Interior Secretary Ryan Zinke has instituted a vague plan to keep national parks open through a government shutdown, but without park rangers to supervise them. It doesn't change the way he and the Trump administration have neglected our public lands.
Interior Secretary Ryan Zinke frequently calls himself a Teddy Roosevelt conservationist. When he was nominated, we graded him using the Teddy-o-Meter, and now we're taking another look to see how his promises have held up. Spoiler: The results are not pretty.
Three days before Christmas, the Trump administration quietly issued a decision that allows the renewal of mining leases to move forward near Minnesota's cherished Boundary Waters Canoe Area Wilderness.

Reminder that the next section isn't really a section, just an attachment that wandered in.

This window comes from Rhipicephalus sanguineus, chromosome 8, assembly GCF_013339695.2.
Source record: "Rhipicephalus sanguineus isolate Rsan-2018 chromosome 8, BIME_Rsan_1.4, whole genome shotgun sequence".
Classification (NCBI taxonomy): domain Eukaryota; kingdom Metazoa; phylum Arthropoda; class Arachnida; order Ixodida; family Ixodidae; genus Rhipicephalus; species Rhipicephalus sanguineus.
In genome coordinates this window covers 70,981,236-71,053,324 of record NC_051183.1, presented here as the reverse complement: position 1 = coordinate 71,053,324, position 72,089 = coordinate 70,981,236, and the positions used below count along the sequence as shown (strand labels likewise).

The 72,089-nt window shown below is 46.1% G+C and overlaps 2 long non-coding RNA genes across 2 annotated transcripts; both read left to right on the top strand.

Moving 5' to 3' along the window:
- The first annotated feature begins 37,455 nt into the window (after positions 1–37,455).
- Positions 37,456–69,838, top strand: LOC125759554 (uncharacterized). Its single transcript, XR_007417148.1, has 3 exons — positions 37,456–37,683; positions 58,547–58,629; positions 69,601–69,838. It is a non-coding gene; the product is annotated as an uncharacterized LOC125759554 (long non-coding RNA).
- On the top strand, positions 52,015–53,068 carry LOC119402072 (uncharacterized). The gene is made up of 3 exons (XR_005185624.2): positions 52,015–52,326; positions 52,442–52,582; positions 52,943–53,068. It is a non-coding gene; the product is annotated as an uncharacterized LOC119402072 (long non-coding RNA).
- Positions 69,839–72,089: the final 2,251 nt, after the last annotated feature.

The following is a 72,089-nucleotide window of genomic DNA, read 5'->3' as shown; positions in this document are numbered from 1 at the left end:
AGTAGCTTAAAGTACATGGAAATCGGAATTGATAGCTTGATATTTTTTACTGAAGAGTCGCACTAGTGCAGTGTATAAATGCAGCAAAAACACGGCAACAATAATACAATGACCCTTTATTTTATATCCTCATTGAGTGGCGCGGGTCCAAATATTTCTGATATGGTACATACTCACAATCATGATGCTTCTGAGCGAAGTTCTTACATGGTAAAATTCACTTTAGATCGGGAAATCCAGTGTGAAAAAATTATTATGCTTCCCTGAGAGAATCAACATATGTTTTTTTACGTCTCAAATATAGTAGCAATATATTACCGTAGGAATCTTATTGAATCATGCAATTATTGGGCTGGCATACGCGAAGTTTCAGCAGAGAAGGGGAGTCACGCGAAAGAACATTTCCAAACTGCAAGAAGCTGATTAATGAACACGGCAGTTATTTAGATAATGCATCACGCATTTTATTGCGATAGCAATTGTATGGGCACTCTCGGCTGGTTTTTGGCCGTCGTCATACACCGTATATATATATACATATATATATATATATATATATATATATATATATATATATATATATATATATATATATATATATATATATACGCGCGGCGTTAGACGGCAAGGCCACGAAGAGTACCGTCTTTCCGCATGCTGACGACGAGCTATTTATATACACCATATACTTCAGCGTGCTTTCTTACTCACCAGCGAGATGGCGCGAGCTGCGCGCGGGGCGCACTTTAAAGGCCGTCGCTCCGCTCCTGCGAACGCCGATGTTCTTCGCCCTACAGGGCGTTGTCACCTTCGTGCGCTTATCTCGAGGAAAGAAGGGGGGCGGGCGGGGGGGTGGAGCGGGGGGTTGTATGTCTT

Efforts to undermine the Roadless Rule most directly imperil the Tongass National Forest, which contains some of America's oldest trees, produces salmon that help sustain local fishing communities and includes habitat for grizzly bears, moose, wolves and much more.
President Trump and Congress have been waging a war on conservation all year—from choosing a cast of climate deniers to steer federal agencies, to repealing protections for Bears Ears, to helping his congressional cronies open part of the Arctic National Wildlife Refuge to oil and gas drilling. But we're not giving up.
A bill introduced by Utah Rep. Chris Stewart that would effectively codify Trump's cuts to Grand Staircase-Escalante National Monument received a subcommittee hearing Dec. 12. Similar legislation affecting Bears Ears has also been introduced.